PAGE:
It’s hard for me to believe that a few years ago, I completely turned my back on an acting career I had spent almost two decades building and instead decided to forge into an unknown world of medicine. Even now, with nearly seven years of experience in the medical field and currently in my fourth year of medical school, I sometimes feel lost for an identity.
At the time of my decision, I found myself increasingly unhappy about the lack of control I felt over my own life, which in itself is the nature of the artistic business. I found myself disgustingly self-obsessed in a career path that forced me to sell myself as a product as I teetered along a tightrope of uncertainty as to where my next paycheck or job would come from. And as the world became more chaotic, I developed a more profound interest in the well-being of a humanity that is plagued with inequality, misunderstanding, and hate. I found it harder to justify my commitment to a field where I was unable to see a way to marry my passion with making a significant contribution to humankind.
While art is a necessity, it has its limitations. We are taught as artists that art serves a reflection of the human condition and forces viewers to come to terms with the truth. It begs uncomfortable questions, demands answers of societal problems and gives a voice to those without one. But it is limited in its funding, in catering to audiences that don’t want to be shown the uncomfortable truth and in its saturated market of too many vying for a shrinking field. I can only describe my decision to leave the theater as a burning obsession to somehow make a practical difference in the world and to serve the voiceless in a direct manner outside of a safe and sterile space with polite applause at the end. And so I went into medicine.
But I don’t truly think of myself as a scientist, and I don’t think I ever will. I don’t really love science, though I greatly respect it and find the human body miraculous. In fact, as I get further along in a medical career with all the drama of a hospital playing out in front of me, I feel a sense of panic as time and experience distance me from my first identity. I catch myself missing theater terribly and longing for that feeling of the first read when I could taste the character’s words in my mouth for the first time and when I could don their essence like a coat and enter a new world. I miss the feeling of discovery when I figured out a motive or a thought that must precede a line or some part of a backstory that changes everything. I miss the feeling of opening night when I got the joy of experiencing an audience’s energy and the feeling of closing night when I put to bed my character, tucking them sweetly in before they evaporated, because that’s the thing about theater, it’s transient.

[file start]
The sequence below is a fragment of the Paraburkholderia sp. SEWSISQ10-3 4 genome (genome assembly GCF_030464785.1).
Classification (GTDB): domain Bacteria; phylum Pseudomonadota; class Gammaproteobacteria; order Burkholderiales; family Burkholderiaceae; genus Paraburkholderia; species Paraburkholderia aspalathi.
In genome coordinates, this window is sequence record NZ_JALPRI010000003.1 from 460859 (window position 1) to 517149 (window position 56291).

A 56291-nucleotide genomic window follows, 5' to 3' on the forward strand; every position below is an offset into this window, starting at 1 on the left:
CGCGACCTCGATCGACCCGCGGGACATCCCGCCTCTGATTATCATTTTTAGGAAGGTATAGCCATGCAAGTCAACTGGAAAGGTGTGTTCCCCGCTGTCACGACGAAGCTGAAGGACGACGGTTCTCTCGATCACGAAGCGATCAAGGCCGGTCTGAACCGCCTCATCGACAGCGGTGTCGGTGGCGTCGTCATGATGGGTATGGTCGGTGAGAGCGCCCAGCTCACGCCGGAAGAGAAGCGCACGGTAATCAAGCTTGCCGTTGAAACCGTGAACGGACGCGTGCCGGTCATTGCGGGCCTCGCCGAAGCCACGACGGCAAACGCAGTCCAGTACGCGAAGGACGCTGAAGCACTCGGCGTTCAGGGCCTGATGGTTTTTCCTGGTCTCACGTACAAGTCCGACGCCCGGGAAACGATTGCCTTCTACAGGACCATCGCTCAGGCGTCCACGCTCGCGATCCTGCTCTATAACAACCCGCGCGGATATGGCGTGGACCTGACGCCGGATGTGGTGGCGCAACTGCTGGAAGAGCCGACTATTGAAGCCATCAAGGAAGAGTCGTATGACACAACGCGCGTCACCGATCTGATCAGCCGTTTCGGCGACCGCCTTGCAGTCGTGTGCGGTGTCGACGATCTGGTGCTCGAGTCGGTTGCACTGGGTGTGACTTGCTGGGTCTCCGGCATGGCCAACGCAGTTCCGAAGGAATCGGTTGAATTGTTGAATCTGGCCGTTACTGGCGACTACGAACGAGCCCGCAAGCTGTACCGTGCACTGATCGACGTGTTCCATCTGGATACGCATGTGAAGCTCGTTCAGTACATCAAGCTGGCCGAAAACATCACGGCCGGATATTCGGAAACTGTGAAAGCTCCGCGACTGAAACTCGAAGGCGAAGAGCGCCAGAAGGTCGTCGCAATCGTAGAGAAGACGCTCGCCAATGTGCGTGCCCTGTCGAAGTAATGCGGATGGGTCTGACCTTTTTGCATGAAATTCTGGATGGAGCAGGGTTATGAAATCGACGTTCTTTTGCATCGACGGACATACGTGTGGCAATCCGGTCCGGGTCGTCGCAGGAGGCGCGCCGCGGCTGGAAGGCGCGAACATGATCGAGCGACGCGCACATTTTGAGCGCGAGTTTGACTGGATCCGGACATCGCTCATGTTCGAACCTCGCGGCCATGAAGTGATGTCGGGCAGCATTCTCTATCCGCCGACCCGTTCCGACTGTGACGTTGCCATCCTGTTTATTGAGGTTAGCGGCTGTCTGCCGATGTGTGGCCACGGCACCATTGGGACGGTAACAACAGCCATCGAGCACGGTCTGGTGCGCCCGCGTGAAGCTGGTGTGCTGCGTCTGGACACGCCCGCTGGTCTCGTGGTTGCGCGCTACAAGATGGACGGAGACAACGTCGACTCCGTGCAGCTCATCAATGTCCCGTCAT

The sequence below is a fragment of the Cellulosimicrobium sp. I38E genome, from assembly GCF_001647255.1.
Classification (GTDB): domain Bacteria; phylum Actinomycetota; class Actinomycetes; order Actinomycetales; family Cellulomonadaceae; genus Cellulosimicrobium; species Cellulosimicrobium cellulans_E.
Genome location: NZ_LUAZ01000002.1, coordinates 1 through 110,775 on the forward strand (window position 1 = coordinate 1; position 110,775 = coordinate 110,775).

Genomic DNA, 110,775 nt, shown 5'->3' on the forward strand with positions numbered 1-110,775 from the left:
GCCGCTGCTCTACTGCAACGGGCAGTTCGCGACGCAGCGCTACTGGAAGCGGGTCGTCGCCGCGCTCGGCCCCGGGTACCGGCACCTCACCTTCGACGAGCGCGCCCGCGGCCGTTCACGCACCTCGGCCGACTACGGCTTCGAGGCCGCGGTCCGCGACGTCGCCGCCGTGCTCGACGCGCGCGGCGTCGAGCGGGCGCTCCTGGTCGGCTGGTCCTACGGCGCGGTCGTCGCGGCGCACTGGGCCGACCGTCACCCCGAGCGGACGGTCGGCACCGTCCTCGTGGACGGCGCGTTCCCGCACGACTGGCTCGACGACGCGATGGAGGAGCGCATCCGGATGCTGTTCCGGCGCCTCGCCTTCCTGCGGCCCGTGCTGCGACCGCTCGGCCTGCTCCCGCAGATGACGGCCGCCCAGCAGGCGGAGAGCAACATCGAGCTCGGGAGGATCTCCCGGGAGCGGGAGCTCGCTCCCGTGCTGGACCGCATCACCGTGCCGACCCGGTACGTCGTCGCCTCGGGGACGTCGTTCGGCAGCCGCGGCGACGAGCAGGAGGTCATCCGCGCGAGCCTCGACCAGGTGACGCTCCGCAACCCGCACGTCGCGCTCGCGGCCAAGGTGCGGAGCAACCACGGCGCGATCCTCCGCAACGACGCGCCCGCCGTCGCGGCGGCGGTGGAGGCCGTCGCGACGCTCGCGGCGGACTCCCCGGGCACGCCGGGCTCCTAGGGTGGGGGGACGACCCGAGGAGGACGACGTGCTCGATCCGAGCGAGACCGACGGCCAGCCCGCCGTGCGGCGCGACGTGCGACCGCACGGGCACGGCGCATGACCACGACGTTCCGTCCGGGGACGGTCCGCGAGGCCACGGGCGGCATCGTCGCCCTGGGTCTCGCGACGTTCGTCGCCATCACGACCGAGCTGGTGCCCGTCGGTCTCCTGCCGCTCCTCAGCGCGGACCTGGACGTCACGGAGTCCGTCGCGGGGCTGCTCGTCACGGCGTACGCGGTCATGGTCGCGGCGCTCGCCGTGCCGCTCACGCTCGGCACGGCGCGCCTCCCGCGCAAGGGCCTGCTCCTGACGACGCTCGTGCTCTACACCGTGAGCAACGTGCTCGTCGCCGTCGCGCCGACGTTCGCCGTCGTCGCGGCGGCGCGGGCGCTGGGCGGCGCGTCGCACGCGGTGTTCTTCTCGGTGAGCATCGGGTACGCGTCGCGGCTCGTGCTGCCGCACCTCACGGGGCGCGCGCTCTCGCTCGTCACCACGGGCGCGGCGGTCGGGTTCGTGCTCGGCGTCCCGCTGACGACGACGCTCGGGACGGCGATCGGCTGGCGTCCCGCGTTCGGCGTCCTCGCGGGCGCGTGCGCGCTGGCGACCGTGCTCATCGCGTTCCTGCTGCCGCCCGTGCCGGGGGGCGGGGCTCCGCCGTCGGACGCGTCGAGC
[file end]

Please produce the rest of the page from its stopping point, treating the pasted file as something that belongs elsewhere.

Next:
And that’s the thing about my new work — it’s not. I did chest compressions on a woman last night with metastatic cancer. As I felt her ribs crack beneath my hands and as I looked at her eyes rolled up into her head, I thought “this is real.” It was almost as if I needed that reminder. It’s as if I occasionally slip into a strange go-between of my two identities and need to remember which side I am existing on.
However, I think what has become clearer to me more than ever is the necessity of the the arts and how much I still need them in my new profession. I need to see beauty in this messy, dirty, frustrating world that often seems so dark to me. Artists develop amazing skills to empathize with a human being’s deepest fears and hopes, and I still need that to better care for people. I need an artist’s exquisite sensitivity and generosity of heart and then bring that to my patients. As an artist, I was trained to be comfortable with the vulnerability of emotional expression and handle it in all of its force onstage. I would be a better doctor if I could look directly into my patient’s eyes and unflinchingly accept their deepest truth. I need to remember that to listen is the best way to honor another person’s humanity.
I spent my life cultivating these skills, but I so often forget them or am afraid to use them in my medical career, in a situation that is riskier and less safe, in an experience that does not end when the spotlight dims and the curtain goes down, but rather continues on forever as patients are discharged and I move to the next one.
It is strange to think that even now, many years into medical training, that which will make me the best physician I can be I learned in theater school. And perhaps I will one day learn to masterfully blend both roles, to close the boundary between the stage and the patient bed, to realize I have the ability to offer more than medical knowledge. I need to remember that work in art does not stop when I am not onstage, but rather I can choose to be an artist every day and embrace those abilities to augment my new role.
Lauren Klingman is a medical student.
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